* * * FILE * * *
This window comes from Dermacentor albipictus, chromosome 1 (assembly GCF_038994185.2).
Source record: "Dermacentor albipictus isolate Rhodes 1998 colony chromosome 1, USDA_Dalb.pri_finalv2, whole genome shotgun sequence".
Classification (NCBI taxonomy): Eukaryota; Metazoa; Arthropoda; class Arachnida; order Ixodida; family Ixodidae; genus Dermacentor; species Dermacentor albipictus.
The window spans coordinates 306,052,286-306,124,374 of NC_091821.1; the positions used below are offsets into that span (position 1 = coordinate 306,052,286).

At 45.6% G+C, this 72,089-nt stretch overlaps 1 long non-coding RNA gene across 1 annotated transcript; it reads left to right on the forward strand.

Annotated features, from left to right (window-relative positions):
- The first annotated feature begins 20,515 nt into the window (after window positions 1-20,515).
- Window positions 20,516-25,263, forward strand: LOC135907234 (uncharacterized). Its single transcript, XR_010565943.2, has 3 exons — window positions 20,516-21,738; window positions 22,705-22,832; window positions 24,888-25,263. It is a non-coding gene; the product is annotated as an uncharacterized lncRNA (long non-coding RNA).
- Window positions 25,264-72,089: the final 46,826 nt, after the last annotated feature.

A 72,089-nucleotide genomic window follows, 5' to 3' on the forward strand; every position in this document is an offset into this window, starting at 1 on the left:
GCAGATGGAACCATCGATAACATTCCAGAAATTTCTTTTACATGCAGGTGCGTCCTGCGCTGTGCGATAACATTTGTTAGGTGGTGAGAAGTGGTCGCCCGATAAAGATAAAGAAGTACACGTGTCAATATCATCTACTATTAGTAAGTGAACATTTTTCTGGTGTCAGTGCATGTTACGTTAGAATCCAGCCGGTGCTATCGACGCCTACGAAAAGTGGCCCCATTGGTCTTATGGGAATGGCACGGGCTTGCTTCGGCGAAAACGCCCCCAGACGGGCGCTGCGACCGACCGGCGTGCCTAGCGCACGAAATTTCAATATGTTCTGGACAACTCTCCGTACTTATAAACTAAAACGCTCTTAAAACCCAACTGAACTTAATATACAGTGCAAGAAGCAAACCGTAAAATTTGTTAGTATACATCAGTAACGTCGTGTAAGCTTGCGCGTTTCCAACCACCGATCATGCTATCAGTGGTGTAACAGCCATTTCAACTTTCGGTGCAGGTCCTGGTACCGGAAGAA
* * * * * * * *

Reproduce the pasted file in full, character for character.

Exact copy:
This window comes from Dermacentor albipictus, chromosome 1 (assembly GCF_038994185.2).
Source record: "Dermacentor albipictus isolate Rhodes 1998 colony chromosome 1, USDA_Dalb.pri_finalv2, whole genome shotgun sequence".
Classification (NCBI taxonomy): Eukaryota; Metazoa; Arthropoda; class Arachnida; order Ixodida; family Ixodidae; genus Dermacentor; species Dermacentor albipictus.
The window spans coordinates 306,052,286-306,124,374 of NC_091821.1; the positions used below are offsets into that span (position 1 = coordinate 306,052,286).

At 45.6% G+C, this 72,089-nt stretch overlaps 1 long non-coding RNA gene across 1 annotated transcript; it reads left to right on the forward strand.

Annotated features, from left to right (window-relative positions):
- The first annotated feature begins 20,515 nt into the window (after window positions 1-20,515).
- Window positions 20,516-25,263, forward strand: LOC135907234 (uncharacterized). Its single transcript, XR_010565943.2, has 3 exons — window positions 20,516-21,738; window positions 22,705-22,832; window positions 24,888-25,263. It is a non-coding gene; the product is annotated as an uncharacterized lncRNA (long non-coding RNA).
- Window positions 25,264-72,089: the final 46,826 nt, after the last annotated feature.

A 72,089-nucleotide genomic window follows, 5' to 3' on the forward strand; every position in this document is an offset into this window, starting at 1 on the left:
GCAGATGGAACCATCGATAACATTCCAGAAATTTCTTTTACATGCAGGTGCGTCCTGCGCTGTGCGATAACATTTGTTAGGTGGTGAGAAGTGGTCGCCCGATAAAGATAAAGAAGTACACGTGTCAATATCATCTACTATTAGTAAGTGAACATTTTTCTGGTGTCAGTGCATGTTACGTTAGAATCCAGCCGGTGCTATCGACGCCTACGAAAAGTGGCCCCATTGGTCTTATGGGAATGGCACGGGCTTGCTTCGGCGAAAACGCCCCCAGACGGGCGCTGCGACCGACCGGCGTGCCTAGCGCACGAAATTTCAATATGTTCTGGACAACTCTCCGTACTTATAAACTAAAACGCTCTTAAAACCCAACTGAACTTAATATACAGTGCAAGAAGCAAACCGTAAAATTTGTTAGTATACATCAGTAACGTCGTGTAAGCTTGCGCGTTTCCAACCACCGATCATGCTATCAGTGGTGTAACAGCCATTTCAACTTTCGGTGCAGGTCCTGGTACCGGAAGAA